If you are being investigated or charged with a crime you should speak to a lawyer and seek legal representation. Being convicted of a crime can have wide ranging impacts on your life and you could go to jail. For this reason, it is important that you get advice from a lawyer. This Guidebook provides an overview of the adult criminal court process, but does not cover every situation. For more detailed information see the Criminal Law Handbook for Self-Represented Litigants.
NOTE: This Guidebook does not provide legal advice and must not be used as a substitute for the advice that a lawyer may provide. This Guidebook provides general information to help people with criminal matters in the BC Supreme Court.
Courts & Criminal Law
Both the Provincial Court and Supreme Court have a role in the criminal justice system. However, most criminal cases start and end in Provincial Court. The table below shows how the criminal justice process is divided between the two courts:
There are also a number of specialized courts within the Provincial Court criminal system designed to respond to the particular needs of specific communities. These courts include:
- Downtown Community Court,
- Domestic violence courts,
- Indigenous courts, and
- Drug Treatment Court.
Youth Criminal Justice System.
Youth criminal cases have different procedures and protections than adult cases. The Provincial Court hears virtually all criminal cases involving youth from ages 12 to 17, and that includes the charge of murder. Youth in Canada cannot be “tried as an adult”, but if they are found guilty of a very serious offence, the Crown could ask that they be sentenced as an adult. These guidebooks do not cover the process for youth criminal cases.
Accused persons are those who have been charged with a crime. In Canada, a person charged with a crime is considered innocent until proven guilty, which is why they are called the “accused”.
Crown Counsel are the lawyers responsible for laying charges and prosecuting criminal offences. They are sometimes referred to as “prosecutors” or simply “Crown”. While they are employed by the government, their role is to represent the public. They do not represent the government, police, or the victim of a crime. Their job is to ensure justice is done, not to get a guilty verdict.
Defence Counsel are lawyers who advise and represent accused persons. Their job is to ensure that the accused’s rights are protected and they get a fair process. They will negotiate with the Crown, question witnesses at trial, and argue in favour of the accused.
Duty Counsel are free defence lawyers who work out of the courthouse. They can help in bail hearings and brief appearances, but do not represent accused in trial.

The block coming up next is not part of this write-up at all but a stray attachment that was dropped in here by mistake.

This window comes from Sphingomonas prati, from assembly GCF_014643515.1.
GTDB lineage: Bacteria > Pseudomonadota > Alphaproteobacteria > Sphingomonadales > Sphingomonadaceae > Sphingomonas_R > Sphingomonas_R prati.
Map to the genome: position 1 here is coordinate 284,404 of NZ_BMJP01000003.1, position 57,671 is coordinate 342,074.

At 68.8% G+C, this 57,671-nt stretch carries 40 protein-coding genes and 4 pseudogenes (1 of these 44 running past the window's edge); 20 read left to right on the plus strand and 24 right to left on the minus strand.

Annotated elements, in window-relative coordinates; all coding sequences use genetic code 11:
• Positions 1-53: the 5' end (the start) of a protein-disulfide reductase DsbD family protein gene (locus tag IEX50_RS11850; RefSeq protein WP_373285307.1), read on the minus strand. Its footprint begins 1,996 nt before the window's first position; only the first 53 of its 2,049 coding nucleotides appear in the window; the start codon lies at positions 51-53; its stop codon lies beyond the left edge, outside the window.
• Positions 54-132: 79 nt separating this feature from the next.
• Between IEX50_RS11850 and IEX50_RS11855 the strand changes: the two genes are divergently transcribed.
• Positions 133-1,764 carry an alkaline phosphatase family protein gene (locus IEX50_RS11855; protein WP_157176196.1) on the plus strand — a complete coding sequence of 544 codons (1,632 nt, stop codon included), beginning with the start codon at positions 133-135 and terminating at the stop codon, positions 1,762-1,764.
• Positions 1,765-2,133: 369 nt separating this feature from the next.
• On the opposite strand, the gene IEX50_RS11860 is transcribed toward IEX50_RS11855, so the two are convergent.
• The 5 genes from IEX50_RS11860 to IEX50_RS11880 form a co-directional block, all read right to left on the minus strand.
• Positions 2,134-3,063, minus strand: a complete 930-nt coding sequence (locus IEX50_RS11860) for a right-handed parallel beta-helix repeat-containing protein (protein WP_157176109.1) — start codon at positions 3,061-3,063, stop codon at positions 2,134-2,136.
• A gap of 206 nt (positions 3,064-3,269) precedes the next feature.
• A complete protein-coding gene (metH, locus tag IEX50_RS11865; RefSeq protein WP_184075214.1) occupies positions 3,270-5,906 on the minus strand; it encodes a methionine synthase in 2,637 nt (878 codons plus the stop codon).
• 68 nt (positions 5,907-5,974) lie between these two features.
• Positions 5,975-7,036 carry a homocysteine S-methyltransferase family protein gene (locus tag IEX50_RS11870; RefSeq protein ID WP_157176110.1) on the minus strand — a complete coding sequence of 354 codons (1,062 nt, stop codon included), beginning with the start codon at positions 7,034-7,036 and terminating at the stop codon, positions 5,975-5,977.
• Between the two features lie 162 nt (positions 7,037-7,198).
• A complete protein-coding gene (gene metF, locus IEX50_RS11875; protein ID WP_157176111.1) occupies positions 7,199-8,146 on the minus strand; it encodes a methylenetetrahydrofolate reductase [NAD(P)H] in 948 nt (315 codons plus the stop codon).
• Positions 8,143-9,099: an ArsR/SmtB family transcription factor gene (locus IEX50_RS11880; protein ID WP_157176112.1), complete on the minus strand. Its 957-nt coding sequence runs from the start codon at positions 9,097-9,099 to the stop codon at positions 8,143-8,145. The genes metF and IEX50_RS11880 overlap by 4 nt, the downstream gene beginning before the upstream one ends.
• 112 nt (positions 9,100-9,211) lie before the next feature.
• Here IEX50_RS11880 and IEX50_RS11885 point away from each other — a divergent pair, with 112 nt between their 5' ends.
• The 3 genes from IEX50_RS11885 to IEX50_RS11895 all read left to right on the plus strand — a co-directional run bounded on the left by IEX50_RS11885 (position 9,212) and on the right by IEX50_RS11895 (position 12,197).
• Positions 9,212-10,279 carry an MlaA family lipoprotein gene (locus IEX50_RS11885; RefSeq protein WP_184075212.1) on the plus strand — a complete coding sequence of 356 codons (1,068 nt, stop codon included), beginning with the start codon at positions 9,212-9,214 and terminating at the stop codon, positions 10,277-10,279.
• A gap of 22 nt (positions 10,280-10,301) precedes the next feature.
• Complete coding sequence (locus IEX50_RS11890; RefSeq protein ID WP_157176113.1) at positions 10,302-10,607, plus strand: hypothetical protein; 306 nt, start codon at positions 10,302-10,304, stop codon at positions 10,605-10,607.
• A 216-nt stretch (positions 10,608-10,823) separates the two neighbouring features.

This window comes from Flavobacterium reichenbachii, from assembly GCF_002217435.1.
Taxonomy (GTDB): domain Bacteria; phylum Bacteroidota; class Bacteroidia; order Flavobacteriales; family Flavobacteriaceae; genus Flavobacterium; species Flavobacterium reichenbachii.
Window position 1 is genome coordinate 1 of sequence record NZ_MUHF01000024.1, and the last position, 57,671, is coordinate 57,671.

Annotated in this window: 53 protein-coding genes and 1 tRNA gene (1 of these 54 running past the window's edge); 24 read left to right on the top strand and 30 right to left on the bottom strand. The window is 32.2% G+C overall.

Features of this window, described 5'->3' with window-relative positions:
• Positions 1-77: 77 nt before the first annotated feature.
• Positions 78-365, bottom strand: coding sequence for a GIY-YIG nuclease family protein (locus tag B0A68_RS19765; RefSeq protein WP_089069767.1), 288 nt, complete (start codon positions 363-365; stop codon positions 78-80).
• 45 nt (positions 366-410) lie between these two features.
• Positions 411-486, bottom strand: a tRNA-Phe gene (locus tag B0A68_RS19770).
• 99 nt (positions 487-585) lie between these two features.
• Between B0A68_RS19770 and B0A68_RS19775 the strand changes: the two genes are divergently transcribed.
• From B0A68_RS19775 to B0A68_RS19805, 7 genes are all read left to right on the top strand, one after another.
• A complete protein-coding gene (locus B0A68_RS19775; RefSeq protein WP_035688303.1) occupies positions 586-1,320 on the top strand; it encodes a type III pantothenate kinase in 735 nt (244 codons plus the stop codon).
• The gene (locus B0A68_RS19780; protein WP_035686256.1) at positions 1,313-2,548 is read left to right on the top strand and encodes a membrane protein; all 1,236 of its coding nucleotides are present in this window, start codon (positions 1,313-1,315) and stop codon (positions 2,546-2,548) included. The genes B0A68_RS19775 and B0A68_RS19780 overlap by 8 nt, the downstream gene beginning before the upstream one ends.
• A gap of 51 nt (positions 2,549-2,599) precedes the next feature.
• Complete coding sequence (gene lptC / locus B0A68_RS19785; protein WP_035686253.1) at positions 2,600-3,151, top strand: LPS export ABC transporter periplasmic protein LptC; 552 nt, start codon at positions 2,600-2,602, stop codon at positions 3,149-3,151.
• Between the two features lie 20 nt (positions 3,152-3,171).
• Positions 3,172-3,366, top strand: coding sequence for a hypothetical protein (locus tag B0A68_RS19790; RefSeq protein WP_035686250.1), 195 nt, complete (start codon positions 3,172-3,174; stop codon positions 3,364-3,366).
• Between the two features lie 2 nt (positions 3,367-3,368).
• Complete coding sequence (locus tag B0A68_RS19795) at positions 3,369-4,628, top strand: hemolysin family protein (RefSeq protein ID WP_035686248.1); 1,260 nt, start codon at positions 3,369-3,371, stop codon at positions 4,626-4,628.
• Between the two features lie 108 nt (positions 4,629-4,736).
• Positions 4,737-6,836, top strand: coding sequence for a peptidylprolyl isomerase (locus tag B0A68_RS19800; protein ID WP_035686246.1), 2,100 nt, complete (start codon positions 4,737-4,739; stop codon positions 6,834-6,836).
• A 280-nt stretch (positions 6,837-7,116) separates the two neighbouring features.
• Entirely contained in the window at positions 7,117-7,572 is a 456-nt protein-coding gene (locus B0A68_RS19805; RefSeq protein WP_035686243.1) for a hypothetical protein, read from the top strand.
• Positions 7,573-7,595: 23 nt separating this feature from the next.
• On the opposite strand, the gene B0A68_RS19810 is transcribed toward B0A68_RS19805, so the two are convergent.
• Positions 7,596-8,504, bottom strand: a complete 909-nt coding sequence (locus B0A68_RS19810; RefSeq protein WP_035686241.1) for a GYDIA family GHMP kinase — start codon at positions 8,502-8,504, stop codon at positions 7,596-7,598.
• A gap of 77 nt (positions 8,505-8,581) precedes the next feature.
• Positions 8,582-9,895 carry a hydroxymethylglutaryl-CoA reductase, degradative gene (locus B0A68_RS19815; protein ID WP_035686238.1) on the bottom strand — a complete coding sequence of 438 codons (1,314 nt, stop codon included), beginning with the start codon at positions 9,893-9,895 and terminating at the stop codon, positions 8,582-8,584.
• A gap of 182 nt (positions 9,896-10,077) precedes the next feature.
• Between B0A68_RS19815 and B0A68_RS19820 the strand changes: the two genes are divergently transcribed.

The Judge makes sure the rules of court are followed and that the case is dealt with fairly. They have a number of responsibilities throughout the process including:
- hearing bail hearings and deciding whether to release the accused,
- deciding whether disputed evidence should be allowed into a trial,
- deciding whether an accused is guilty or not guilty after trial (if there is no jury),
- giving instructions to the jury (if there is one) and helping them understand the law, and
- sentencing someone convicted of an offence.
In Provincial Court, you refer to the judge as “Your Honour”. In Supreme Court, you refer to the judge as “Justice” or “Madame/Mister Justice”.
The Jury is made up of members of the public and are charged with deciding whether an accused is guilty or not guilty after trial. Jury trials only happen in Supreme Court. People accused of indictable (more serious) offences usually get to choose whether they want a trial with a judge and jury, or judge alone.
Witnesses are very important to the criminal process. The judge or jury will decide whether to convict an accused based on the testimony of witnesses as well as other evidence. Victims of crime are particularly important witnesses at trial but also at sentencing. Victims can speak to the impact the crime had on them which can help a judge decide a proper sentence.
Justices of the Peace (JPs) and Judicial Case Managers (JCMs) are judicial officers who may preside over uncontested, non-adjudicative pre-trial hearings (such as first appearances). JCMs are responsible for managing case flow and trial scheduling. You can refer to JPs or JCMs as “Your Worship”.
Sheriffs provide security in courthouses, oversee the administration of the jury selection process, and transporting accused persons from correctional institutions to court.
VictimLinkBC is a toll-free, confidential, multilingual service available across B.C. and the Yukon 24 hours a day, 7 days a week and can be accessed by calling or texting 1-800-563-0808 or sending an email to VictimLinkBC@bc211.ca.